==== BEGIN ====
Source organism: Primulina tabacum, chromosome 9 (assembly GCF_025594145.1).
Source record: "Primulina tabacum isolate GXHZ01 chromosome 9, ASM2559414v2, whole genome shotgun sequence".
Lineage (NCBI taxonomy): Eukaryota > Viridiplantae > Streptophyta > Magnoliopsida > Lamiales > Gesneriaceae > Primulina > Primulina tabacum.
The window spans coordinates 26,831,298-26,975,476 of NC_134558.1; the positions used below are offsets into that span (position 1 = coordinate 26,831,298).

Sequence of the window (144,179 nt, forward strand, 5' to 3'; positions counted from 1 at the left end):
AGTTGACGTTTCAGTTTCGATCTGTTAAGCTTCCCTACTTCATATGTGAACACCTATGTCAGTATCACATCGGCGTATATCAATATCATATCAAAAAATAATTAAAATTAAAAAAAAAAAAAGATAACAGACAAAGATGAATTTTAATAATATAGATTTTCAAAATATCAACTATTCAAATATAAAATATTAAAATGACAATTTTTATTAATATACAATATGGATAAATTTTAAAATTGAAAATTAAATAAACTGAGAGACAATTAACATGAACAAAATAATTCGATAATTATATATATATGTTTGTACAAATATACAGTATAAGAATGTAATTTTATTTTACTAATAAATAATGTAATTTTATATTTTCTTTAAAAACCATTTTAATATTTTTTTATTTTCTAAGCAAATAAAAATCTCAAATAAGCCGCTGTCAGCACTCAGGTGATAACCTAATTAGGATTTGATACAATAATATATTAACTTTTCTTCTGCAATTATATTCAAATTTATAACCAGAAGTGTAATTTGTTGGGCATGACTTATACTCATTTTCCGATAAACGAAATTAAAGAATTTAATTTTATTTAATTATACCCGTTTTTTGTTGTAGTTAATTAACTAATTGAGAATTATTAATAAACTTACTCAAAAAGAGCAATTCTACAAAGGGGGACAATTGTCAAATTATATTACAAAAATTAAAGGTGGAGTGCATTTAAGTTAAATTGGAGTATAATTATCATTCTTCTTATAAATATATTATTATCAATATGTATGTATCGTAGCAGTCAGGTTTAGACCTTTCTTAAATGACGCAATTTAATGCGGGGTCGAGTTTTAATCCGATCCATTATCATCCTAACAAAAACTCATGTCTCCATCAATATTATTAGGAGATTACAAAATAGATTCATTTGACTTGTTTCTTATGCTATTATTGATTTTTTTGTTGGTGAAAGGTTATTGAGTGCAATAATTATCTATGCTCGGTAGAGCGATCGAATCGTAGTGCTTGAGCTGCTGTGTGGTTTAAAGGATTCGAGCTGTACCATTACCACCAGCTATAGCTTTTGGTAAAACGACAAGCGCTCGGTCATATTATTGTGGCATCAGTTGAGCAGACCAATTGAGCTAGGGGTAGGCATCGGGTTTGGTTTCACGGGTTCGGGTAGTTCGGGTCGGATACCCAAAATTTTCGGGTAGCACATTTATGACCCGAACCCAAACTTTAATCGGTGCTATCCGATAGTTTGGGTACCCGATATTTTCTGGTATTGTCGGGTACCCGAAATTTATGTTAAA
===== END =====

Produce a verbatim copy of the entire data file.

Source organism: Primulina tabacum, chromosome 9 (assembly GCF_025594145.1).
Source record: "Primulina tabacum isolate GXHZ01 chromosome 9, ASM2559414v2, whole genome shotgun sequence".
Lineage (NCBI taxonomy): Eukaryota > Viridiplantae > Streptophyta > Magnoliopsida > Lamiales > Gesneriaceae > Primulina > Primulina tabacum.
The window spans coordinates 26,831,298-26,975,476 of NC_134558.1; the positions used below are offsets into that span (position 1 = coordinate 26,831,298).

Sequence of the window (144,179 nt, forward strand, 5' to 3'; positions counted from 1 at the left end):
AGTTGACGTTTCAGTTTCGATCTGTTAAGCTTCCCTACTTCATATGTGAACACCTATGTCAGTATCACATCGGCGTATATCAATATCATATCAAAAAATAATTAAAATTAAAAAAAAAAAAAGATAACAGACAAAGATGAATTTTAATAATATAGATTTTCAAAATATCAACTATTCAAATATAAAATATTAAAATGACAATTTTTATTAATATACAATATGGATAAATTTTAAAATTGAAAATTAAATAAACTGAGAGACAATTAACATGAACAAAATAATTCGATAATTATATATATATGTTTGTACAAATATACAGTATAAGAATGTAATTTTATTTTACTAATAAATAATGTAATTTTATATTTTCTTTAAAAACCATTTTAATATTTTTTTATTTTCTAAGCAAATAAAAATCTCAAATAAGCCGCTGTCAGCACTCAGGTGATAACCTAATTAGGATTTGATACAATAATATATTAACTTTTCTTCTGCAATTATATTCAAATTTATAACCAGAAGTGTAATTTGTTGGGCATGACTTATACTCATTTTCCGATAAACGAAATTAAAGAATTTAATTTTATTTAATTATACCCGTTTTTTGTTGTAGTTAATTAACTAATTGAGAATTATTAATAAACTTACTCAAAAAGAGCAATTCTACAAAGGGGGACAATTGTCAAATTATATTACAAAAATTAAAGGTGGAGTGCATTTAAGTTAAATTGGAGTATAATTATCATTCTTCTTATAAATATATTATTATCAATATGTATGTATCGTAGCAGTCAGGTTTAGACCTTTCTTAAATGACGCAATTTAATGCGGGGTCGAGTTTTAATCCGATCCATTATCATCCTAACAAAAACTCATGTCTCCATCAATATTATTAGGAGATTACAAAATAGATTCATTTGACTTGTTTCTTATGCTATTATTGATTTTTTTGTTGGTGAAAGGTTATTGAGTGCAATAATTATCTATGCTCGGTAGAGCGATCGAATCGTAGTGCTTGAGCTGCTGTGTGGTTTAAAGGATTCGAGCTGTACCATTACCACCAGCTATAGCTTTTGGTAAAACGACAAGCGCTCGGTCATATTATTGTGGCATCAGTTGAGCAGACCAATTGAGCTAGGGGTAGGCATCGGGTTTGGTTTCACGGGTTCGGGTAGTTCGGGTCGGATACCCAAAATTTTCGGGTAGCACATTTATGACCCGAACCCAAACTTTAATCGGTGCTATCCGATAGTTTGGGTACCCGATATTTTCTGGTATTGTCGGGTACCCGAAATTTATGTTAAA